In her big limousine, as we rolled across the city, she was delightful.  She is small, almost plump now, with large brown eyes where wisdom lurks behind half closed lids and heavy lashes – wisdom and good humor.  Her hair is dark and thick.  I had noticed in the studio that she moved easily, lightly, with the careless grace that bespeaks the strong body.  She has a way, when speaking, of leaning toward you, so that her eyes are disturbingly near to yours, immensely wide.  And her mouth quirks occasionally, as tho inside she was laughing at you and for the life of her couldn’t keep it in.  She has a comfortable way of resting her hand on yours when she laughs.  Altogether, the ride was extremely pleasant.


          “How does it seem to be back at the Sennett studio[7]?  Well, it is so different!  It is not like coming back to a familiar place.  It is more like starting in at a new one.  When I left, there was only one stage.  Now there are at least six.  But I am quite happy.  I have all the faith in the world in the story and in Richard Jones[8], the director.”




          “Have you any definite idea of the length of your stay with Sennett?[9] I asked. 

          “Oh, it is just understood that I shall be there for a number of productions.  I don’t know exactly how many.”

          She doesn’t live in Hollywood.  She has a small bungalow[10] in a residential section of the city, rarely frequented by picture people, where she lives with her secretary, her Chow dog[11], and her books, in luxurious content.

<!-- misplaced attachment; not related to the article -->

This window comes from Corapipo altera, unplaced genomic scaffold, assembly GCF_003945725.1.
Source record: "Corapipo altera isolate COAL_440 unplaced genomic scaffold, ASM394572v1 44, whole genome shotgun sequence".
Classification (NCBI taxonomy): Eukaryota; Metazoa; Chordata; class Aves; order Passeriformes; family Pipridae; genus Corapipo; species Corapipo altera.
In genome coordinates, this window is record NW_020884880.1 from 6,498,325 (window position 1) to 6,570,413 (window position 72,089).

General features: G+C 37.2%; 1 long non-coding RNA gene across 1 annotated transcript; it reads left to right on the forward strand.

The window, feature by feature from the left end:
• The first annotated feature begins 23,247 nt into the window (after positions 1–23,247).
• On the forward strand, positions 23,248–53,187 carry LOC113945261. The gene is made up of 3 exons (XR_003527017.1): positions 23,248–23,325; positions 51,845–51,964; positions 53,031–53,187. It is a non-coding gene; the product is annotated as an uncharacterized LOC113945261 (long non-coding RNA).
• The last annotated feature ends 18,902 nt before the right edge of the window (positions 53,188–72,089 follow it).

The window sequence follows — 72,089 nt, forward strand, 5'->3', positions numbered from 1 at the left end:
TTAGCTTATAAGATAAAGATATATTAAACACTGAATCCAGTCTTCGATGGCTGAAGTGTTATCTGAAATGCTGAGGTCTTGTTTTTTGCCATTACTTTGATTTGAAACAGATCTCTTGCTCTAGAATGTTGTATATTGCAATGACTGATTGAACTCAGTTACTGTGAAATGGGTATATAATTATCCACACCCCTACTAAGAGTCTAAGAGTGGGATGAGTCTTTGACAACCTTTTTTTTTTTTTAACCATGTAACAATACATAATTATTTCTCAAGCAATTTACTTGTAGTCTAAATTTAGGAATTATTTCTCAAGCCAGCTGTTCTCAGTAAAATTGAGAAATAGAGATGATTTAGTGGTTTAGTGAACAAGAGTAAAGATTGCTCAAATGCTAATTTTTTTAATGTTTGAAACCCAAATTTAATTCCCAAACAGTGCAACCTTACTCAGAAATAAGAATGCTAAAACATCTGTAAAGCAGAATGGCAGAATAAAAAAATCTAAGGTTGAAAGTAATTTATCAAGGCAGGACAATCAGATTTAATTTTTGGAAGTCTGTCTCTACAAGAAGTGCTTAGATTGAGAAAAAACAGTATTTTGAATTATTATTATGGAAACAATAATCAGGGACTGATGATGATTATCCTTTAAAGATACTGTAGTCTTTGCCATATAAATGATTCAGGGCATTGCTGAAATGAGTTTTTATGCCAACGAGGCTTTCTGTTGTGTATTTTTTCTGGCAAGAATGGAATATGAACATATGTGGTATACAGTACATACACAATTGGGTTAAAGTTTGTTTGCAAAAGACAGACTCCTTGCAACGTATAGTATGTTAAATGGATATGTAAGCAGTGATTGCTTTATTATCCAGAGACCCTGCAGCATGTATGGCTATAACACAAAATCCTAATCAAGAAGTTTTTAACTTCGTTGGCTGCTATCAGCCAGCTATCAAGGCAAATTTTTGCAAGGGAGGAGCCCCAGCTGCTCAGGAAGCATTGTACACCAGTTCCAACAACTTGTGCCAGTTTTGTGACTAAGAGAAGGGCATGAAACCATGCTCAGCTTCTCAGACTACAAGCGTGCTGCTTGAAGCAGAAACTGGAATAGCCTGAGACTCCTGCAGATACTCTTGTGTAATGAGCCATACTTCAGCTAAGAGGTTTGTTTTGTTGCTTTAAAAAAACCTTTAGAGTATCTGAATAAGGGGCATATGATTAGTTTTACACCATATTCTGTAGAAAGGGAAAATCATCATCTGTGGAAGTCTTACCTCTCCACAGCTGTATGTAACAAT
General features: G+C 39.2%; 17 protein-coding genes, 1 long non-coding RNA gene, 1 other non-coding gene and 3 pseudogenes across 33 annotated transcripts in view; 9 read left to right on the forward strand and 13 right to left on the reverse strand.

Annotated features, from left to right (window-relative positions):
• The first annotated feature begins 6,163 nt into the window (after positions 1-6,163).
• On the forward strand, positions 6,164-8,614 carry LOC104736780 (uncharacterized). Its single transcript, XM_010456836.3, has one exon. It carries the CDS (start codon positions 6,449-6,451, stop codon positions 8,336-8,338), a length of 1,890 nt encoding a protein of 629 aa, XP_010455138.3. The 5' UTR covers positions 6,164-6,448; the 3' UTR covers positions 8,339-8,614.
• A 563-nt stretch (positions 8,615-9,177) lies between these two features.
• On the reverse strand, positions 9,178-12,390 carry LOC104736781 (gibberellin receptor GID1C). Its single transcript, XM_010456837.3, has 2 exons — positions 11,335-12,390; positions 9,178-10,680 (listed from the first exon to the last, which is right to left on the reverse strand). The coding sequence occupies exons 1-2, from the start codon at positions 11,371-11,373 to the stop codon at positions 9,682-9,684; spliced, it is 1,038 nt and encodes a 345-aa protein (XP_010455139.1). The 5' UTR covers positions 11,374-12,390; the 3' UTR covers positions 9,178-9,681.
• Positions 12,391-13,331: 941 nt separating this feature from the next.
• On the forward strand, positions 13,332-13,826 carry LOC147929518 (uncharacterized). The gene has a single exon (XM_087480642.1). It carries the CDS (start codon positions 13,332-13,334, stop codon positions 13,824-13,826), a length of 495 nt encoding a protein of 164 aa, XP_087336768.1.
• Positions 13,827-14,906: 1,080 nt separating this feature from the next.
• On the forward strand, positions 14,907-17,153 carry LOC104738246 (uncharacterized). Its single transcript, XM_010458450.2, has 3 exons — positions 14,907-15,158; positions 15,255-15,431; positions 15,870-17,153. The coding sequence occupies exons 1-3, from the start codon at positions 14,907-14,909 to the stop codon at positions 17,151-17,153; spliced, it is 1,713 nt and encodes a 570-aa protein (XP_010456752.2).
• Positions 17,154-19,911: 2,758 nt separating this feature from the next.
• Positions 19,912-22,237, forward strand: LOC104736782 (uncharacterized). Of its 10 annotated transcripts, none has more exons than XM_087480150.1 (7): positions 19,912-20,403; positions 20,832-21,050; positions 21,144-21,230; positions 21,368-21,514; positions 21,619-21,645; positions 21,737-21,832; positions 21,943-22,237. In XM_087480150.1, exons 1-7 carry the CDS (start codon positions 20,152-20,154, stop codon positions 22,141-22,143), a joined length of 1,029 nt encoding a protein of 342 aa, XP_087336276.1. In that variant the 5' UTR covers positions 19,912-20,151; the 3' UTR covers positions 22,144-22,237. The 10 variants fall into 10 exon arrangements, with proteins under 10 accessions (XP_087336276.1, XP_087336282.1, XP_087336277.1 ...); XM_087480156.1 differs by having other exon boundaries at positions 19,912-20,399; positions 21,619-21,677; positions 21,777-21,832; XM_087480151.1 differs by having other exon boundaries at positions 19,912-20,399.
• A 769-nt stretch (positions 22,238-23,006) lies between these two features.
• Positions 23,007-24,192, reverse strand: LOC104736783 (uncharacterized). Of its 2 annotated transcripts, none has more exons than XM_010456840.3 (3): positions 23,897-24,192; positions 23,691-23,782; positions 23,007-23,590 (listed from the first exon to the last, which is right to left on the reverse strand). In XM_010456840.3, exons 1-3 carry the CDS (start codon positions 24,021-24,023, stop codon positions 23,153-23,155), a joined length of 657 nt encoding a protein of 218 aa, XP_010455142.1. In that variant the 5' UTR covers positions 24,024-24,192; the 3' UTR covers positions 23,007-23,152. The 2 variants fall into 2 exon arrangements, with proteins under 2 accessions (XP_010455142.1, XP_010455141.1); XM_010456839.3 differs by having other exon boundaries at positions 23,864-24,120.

Once we were there, she plunged again into thought of Leacock.  She tried me on several of his Lapses, and then, finding me quite hopeless, brought out Dreiser’s The Hand of The Potter[12].  I read the cover blurb a little dubiously. “A Tragedy.  Naked.  Unashamed.”


          “Is this what comes of your return to Sennett’s? I ventured.  I don’t remember her reply.  She was busy, by that time, giving me a copy of Deburau[13].

           She had some very beautiful portraits, photographs, of Olive Thomas[14], on the table, carefully bound.  She turned them over for me slowly.





“Ollie, never saw these,” she said.

On the baby grand piano was a striking figure in silvered metal, that of an Hawaiian surf rider tearing in on a silver wave.

            “Tom, Tom Moore[15] and Renee Adoree[16] brought that for me from their honeymoon,” said Mabel.  “They want me to put it on the radiator cap of my Stutz.  They have one on their car.”




I told her of an interview I had had with Renee, and how Tom Moore had driven me off with strong expressions of malignancy towards interviews and interviewers, and how, later, when I had tried to get another story from him on marriage he would have nothing to do with me.

          Mabel laughed.





          “Yes,” she said, “Tom’s funny that way, but all the same he’s a wonderful boy.”

          Perhaps that’s why it’s impossible to find anyone who knows her who’ll say a word against her – because she always has a good word for the fellow.